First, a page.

Two people having a meeting

Making Space for the Humanity Behind Human-centered Design

Insight
Design

Stories. Our Common Humanity. 

I love stories. It’s the part of my job as a design researcher that I love the most: the opportunity to talk to people, sometimes all over the world, about random things. You talk to them and their stories inspire some product, but the people themselves, they stick with you. You wonder about them years later. You talk about them and share the lessons they taught you about life.

Not everyone memorable is heroic. Some people are just sweet and common, and human. I remember talking to new parents who said of their baby, “We just want an average kid. Healthy and average.” They had just returned home with their baby after several stressful months in the NICU. At times average is all you can hope for when struggle is what you know.

There was the woman I met in Stockholm who emigrated from China. She was learning Swedish, studying to be a concert violinist, navigating a whole new world, and was blind. She had her sheet music printed in braille and had to memorize the piece entirely before performing. She dreamed of playing in an orchestra, but couldn’t, because to do that, you need to watch the conductor. She experimented with a tactile suit so she could feel the tempo. She taught me about the ways we collaborate, the senses we rely on, and how hard she worked at everyday life. She wasn’t super-human. She just had to work 1000% harder than most people.

These people stay with me. They change me and they continue to grow my love for this world. As the design director at Hopelab, the stories we gather in our design research deeply inform product development—and are just the start of our co-creation efforts. We know that in order for a product to make sense to young people, they need to be at the table, designing with us. The beauty, pain, and deep understanding that comes from the sharing of these stories is what builds empathy and connection between people—between designer and engineer, end-user and marketer. All of us are connected through the power of storytelling. 

These people stay with me. They change me and they continue to grow my love for this world.

In and out of the lab 

Hopelab exists to improve the health and happiness of teens and young adults. Built into that mission statement is a concern for them, a love for them. And if we are to work with young people, we need to know them, sit down with them to talk, and invite them to build with us. When Hitesh from Berkeley writes about the loneliness he experienced in his first year of college, we take the time to listen, we validate that experience and repeat that story for others to hear. It is a common experience that connects us.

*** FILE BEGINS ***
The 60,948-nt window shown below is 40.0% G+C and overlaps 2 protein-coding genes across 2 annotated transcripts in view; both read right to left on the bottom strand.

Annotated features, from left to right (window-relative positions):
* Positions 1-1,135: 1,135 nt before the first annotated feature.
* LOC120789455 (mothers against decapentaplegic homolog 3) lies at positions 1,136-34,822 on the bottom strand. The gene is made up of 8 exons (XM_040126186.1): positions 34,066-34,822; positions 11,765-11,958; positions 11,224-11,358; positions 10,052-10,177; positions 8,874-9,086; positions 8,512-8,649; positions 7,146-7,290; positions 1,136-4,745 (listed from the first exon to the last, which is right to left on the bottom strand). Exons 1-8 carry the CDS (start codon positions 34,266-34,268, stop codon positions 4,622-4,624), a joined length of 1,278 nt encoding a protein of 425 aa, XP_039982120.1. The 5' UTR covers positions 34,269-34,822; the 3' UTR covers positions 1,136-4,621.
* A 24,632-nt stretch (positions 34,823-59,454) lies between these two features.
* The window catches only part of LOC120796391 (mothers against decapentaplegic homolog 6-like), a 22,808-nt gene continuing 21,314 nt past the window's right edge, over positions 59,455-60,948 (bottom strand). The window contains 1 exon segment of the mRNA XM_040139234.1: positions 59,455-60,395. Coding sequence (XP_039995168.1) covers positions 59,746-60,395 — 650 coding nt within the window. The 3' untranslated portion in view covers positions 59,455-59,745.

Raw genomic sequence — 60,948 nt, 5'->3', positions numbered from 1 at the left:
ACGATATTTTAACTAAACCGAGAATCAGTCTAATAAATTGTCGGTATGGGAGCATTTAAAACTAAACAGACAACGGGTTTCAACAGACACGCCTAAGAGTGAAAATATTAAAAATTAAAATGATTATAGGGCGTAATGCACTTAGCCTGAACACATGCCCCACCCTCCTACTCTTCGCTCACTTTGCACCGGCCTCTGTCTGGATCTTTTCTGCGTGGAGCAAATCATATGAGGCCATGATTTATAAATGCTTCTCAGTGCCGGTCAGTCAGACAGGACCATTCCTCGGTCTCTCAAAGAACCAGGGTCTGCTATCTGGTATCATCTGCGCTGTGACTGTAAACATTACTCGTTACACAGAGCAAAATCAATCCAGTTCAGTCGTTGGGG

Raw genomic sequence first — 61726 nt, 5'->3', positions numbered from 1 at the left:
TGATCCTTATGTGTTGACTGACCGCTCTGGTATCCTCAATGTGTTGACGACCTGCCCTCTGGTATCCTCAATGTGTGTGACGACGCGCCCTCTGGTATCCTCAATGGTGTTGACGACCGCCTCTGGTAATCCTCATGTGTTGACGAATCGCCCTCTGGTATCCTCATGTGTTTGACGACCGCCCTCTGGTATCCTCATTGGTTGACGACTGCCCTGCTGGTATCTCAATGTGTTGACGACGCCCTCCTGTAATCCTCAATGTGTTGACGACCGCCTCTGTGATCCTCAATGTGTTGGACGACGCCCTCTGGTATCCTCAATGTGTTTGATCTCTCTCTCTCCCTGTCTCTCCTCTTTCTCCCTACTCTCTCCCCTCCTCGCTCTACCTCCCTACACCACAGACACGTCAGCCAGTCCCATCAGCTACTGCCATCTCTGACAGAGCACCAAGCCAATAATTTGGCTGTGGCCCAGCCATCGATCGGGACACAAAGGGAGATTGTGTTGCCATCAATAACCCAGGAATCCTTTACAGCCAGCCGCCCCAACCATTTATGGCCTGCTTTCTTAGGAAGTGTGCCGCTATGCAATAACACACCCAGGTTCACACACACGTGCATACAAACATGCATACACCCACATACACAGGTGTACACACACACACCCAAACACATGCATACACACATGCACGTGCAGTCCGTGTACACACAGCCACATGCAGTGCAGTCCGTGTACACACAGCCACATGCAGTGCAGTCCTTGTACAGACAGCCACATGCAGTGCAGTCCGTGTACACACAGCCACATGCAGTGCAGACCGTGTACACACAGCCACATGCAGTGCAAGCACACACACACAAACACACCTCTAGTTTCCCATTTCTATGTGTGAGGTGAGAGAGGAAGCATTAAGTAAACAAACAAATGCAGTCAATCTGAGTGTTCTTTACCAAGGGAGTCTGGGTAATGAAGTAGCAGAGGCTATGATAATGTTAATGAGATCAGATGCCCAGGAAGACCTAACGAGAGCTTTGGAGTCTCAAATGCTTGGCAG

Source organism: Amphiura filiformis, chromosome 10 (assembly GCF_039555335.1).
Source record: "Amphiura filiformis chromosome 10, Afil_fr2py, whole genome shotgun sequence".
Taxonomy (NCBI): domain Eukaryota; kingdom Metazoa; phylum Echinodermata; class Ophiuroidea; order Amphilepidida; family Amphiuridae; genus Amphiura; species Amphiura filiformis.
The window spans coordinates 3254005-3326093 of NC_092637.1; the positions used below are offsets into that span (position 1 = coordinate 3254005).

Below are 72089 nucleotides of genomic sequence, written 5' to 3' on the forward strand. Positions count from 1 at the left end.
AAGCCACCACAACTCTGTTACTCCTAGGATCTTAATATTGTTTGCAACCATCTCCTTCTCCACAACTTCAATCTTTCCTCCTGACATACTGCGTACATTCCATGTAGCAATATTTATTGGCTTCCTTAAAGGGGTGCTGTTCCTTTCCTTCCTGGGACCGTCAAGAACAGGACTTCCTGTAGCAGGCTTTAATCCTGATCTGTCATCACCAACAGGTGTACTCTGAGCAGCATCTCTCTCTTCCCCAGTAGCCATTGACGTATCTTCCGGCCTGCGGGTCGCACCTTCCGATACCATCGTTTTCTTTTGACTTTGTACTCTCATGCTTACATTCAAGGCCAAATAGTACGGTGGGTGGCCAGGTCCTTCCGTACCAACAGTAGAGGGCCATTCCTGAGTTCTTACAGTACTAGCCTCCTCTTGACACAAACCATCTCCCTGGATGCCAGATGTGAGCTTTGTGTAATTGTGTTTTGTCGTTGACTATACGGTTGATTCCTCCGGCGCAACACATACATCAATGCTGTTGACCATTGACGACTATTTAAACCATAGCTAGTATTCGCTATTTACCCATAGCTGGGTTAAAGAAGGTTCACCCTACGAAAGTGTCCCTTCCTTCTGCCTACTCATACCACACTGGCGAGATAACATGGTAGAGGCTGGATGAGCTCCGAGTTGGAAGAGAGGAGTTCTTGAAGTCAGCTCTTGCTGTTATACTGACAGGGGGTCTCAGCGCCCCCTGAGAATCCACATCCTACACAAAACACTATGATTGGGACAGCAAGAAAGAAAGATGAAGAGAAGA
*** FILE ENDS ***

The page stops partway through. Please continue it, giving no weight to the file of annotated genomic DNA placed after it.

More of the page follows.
These important stories, combined with an in-depth understanding of the clinical research behind the issues at hand (in the case of Hitesh and other Gen Z students like him, that loneliness has a profound impact on mental health), allow us to create products that are desirable and impactful. 

We’re honored that Nod, our app for college students created to build satisfying social connections, has been recognized by Fast Company as an honoree in the 2020 Innovation by Design Awards. Each year Fast Company highlights the best new apps and games in various categories. Nod received recognition as a finalist in both the Social Good and Apps & Games categories. Equally satisfying is recognition from the Design Management Institute (DMI) for a first-place design value award for our Goal Mama product. DMI recognizes teams for delivering significant value through design. We are proud to be among names like Dell, GE Healthcare, HP, and PepsiCo; the honor is truly stunning. 

More than 100 students contributed their stories, wisdom, and creativity to shape Nod into a tool that truly resonates with Gen Z students. The same can be said for the Goal Mama product, which was designed with the young moms and nurses of Nurse-Family Partnership. This is the power of stories, design, research, and co-creation coming together to shape products that can make a meaningful difference in the lives of young people. As the COVID-19 pandemic reshapes our lives, higher education leaders face challenges meeting the demand for student mental health resources and services, and telehealth becomes even more the norm in our everyday healthcare systems. We need products like Nod and Goal Mama now more than ever. 

This work is personal for us. Whether it be reducing loneliness for college-aged youth, improving the mental health and resilience of queer teens, or increasing the resilience of young first-time mothers, we are motivated each and every day to embody those issues at our core, to create good products, and to be trusted by the people we serve. 


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